Let xi ∈ {1, . . . , K} denote the dose level that patient i receives, and let Yi = Yi(xi) denote the patient’s binary toxicity outcome where Yi(k) is the toxicity indicator when the patient receives dose level k. In a dose finding study, each patient receives only one dose (i.e., xi) and thus only Yi is observable. Further let π1(k) = Pr{Yi(k) = 1} so that {π1(1), π1(2), . . . , π1(K)} denote the dose-toxicity curve defined on the test doses. A dose finding method consists of two components. The first component is the design that pertains to the determination of the sequence {xi}, possibly with respect to some ethical constraints due to the fact that the experimental units are human subjects. The second component is the estimation of θ as defined in (1.1). This section reviews some important classes of phase I dose finding methods.

### 2.2. Random walk

Storer (1989) describes a number of up-and-down escalation designs. For example, according to his Design B, a trial starts at a low and safe dose (e.g., x1 = 1), and a single patient is treated and observed for a toxicity outcome. The next patient will receive the next lower dose level if a toxicity is observed, and the next higher dose otherwise. Mathematically, Storer’s Design B can be represented as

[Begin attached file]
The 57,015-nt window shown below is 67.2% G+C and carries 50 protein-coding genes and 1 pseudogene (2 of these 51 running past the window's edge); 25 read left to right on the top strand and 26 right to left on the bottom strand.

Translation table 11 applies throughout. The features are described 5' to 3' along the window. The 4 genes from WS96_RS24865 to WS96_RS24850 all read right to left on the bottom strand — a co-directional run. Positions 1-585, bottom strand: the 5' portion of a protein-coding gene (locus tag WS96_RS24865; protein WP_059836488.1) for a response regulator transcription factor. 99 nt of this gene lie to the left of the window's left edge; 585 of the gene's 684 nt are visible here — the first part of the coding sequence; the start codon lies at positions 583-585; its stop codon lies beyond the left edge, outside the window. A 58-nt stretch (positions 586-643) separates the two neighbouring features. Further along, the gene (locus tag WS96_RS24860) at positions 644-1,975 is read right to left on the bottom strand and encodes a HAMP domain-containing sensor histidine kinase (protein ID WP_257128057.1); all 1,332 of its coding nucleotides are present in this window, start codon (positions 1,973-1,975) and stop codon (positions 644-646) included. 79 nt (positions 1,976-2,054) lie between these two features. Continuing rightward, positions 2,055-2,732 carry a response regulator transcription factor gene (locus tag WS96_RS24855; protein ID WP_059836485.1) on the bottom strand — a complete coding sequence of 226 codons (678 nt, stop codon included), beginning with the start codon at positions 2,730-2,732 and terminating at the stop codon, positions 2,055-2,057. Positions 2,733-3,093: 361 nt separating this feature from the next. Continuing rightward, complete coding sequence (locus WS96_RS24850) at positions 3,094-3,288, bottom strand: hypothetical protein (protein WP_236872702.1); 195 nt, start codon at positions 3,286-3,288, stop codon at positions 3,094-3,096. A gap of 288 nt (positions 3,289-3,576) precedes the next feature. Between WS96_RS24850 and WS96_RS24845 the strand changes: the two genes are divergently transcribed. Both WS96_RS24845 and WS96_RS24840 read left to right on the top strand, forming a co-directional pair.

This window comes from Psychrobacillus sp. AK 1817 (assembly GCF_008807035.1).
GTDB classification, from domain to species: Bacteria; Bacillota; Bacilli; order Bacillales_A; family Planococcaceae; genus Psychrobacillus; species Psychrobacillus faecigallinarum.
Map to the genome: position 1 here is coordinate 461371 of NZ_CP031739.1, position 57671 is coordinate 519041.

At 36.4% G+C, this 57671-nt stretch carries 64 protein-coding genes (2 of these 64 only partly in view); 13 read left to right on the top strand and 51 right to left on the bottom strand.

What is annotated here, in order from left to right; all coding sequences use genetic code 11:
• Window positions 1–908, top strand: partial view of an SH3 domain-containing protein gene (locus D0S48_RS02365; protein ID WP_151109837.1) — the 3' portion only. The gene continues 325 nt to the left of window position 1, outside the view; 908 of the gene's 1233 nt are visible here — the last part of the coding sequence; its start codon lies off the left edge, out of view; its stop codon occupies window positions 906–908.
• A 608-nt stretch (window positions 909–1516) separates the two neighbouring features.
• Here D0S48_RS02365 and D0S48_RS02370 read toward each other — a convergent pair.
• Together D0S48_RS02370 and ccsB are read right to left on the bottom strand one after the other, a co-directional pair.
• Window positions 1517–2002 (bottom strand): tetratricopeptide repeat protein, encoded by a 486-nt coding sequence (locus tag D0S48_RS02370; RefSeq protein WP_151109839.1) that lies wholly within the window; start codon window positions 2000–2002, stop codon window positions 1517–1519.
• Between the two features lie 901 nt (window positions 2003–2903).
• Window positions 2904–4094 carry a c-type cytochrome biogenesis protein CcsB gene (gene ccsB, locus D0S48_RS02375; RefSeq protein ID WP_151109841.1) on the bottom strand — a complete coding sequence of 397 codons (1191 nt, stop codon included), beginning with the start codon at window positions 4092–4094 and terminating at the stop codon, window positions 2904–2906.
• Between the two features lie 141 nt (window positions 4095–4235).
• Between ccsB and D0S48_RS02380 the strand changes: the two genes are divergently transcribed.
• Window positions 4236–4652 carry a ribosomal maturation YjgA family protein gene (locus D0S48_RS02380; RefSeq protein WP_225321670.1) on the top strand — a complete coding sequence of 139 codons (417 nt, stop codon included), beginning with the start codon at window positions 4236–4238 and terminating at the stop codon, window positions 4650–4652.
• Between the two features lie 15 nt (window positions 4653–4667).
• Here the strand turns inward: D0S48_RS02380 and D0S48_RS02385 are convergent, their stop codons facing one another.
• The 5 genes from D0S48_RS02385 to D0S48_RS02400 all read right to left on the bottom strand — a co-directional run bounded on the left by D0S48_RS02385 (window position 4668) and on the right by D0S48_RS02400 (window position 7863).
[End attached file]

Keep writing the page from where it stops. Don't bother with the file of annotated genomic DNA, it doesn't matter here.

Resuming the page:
$xi+1=Yi max(xi-1,1)+(1-Yi)min(xi+1,K),$

where the starting dose x1 is specified by the clinical investigators. By using Markov chain representation, the sequence {xi} according to (2.1) can be shown to sample around a dose that causes toxicity with 0.50 probability. For situations where a lower toxicity tolerance is desired, Storer (1989) proposes alternative up-and-down schemes that escalate after a small number of consecutive non-toxic outcomes, and suggests using a combination of these schemes in a study. At the end of the study, the maximum tolerated dose θ can be estimated by using logistic regression or isotonic regression.

Durham et al. (1997) introduce a randomized generalization of the up-and-down designs for any target rate p ≤ 0.50. Like Storer’s Design B, the design de-escalates dose level for the next patient if the current patient has a toxicity. When no toxicity is observed, however, the method will escalate based on the outcome of a biased coin with probability p/(1 − p). This biased coin design can be described as a random walk:

$xi+1=Yi max(xi-1,1)+(1-Yi){xi(1-ci)+min(xi+1,K)ci},$

where ci is a Bernoulli variable with probability p/(1 − p) independent of Yi. A starting dose x1 needs to be specified to initiate the recursion (2.2). The biased coin design makes dose assignments with respect to the target rate p. Exploiting the Markov property of random walk, we can derive analytically that the sequence {xi} will sample around a dose with toxicity probability about p. Thus, it is natural to estimate θ with the mode of xis, although logistic and isotonic regression may also be used for estimation purposes.

Because the escalation rules of (2.1) and (2.2) for any given dose can be written down in advance without regards to the outcomes at other doses, they can be implemented in a study without interim statistical calculations. These methods, often called algorithm-based designs, are simple to implement and are transparent to non-statistical investigators in terms of the dosing decisions.